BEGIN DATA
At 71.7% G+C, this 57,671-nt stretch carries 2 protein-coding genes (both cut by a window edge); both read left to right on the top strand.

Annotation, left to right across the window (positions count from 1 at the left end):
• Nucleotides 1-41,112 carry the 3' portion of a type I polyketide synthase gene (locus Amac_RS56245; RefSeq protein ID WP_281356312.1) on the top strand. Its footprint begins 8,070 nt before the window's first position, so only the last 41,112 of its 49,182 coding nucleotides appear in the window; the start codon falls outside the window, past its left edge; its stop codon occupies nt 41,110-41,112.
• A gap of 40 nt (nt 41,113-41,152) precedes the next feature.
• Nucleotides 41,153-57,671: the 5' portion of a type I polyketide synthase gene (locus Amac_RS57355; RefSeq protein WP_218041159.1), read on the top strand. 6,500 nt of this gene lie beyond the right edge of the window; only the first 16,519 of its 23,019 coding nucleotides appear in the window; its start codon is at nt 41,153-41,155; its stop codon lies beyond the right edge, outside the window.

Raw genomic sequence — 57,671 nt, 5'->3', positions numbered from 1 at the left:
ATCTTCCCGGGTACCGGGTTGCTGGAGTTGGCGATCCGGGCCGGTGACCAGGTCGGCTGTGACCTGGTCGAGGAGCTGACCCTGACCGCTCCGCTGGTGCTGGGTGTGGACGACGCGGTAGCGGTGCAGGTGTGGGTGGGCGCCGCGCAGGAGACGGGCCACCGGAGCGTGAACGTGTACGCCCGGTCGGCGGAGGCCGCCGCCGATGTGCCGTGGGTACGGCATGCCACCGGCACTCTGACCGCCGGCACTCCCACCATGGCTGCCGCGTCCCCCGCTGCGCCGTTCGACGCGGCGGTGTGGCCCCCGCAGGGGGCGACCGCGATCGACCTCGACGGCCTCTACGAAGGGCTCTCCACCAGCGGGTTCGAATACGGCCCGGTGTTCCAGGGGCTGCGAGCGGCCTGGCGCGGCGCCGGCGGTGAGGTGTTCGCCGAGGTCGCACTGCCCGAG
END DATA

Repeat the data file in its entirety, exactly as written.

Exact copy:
At 71.7% G+C, this 57,671-nt stretch carries 2 protein-coding genes (both cut by a window edge); both read left to right on the top strand.

Annotation, left to right across the window (positions count from 1 at the left end):
• Nucleotides 1-41,112 carry the 3' portion of a type I polyketide synthase gene (locus Amac_RS56245; RefSeq protein ID WP_281356312.1) on the top strand. Its footprint begins 8,070 nt before the window's first position, so only the last 41,112 of its 49,182 coding nucleotides appear in the window; the start codon falls outside the window, past its left edge; its stop codon occupies nt 41,110-41,112.
• A gap of 40 nt (nt 41,113-41,152) precedes the next feature.
• Nucleotides 41,153-57,671: the 5' portion of a type I polyketide synthase gene (locus Amac_RS57355; RefSeq protein WP_218041159.1), read on the top strand. 6,500 nt of this gene lie beyond the right edge of the window; only the first 16,519 of its 23,019 coding nucleotides appear in the window; its start codon is at nt 41,153-41,155; its stop codon lies beyond the right edge, outside the window.

Raw genomic sequence — 57,671 nt, 5'->3', positions numbered from 1 at the left:
ATCTTCCCGGGTACCGGGTTGCTGGAGTTGGCGATCCGGGCCGGTGACCAGGTCGGCTGTGACCTGGTCGAGGAGCTGACCCTGACCGCTCCGCTGGTGCTGGGTGTGGACGACGCGGTAGCGGTGCAGGTGTGGGTGGGCGCCGCGCAGGAGACGGGCCACCGGAGCGTGAACGTGTACGCCCGGTCGGCGGAGGCCGCCGCCGATGTGCCGTGGGTACGGCATGCCACCGGCACTCTGACCGCCGGCACTCCCACCATGGCTGCCGCGTCCCCCGCTGCGCCGTTCGACGCGGCGGTGTGGCCCCCGCAGGGGGCGACCGCGATCGACCTCGACGGCCTCTACGAAGGGCTCTCCACCAGCGGGTTCGAATACGGCCCGGTGTTCCAGGGGCTGCGAGCGGCCTGGCGCGGCGCCGGCGGTGAGGTGTTCGCCGAGGTCGCACTGCCCGAG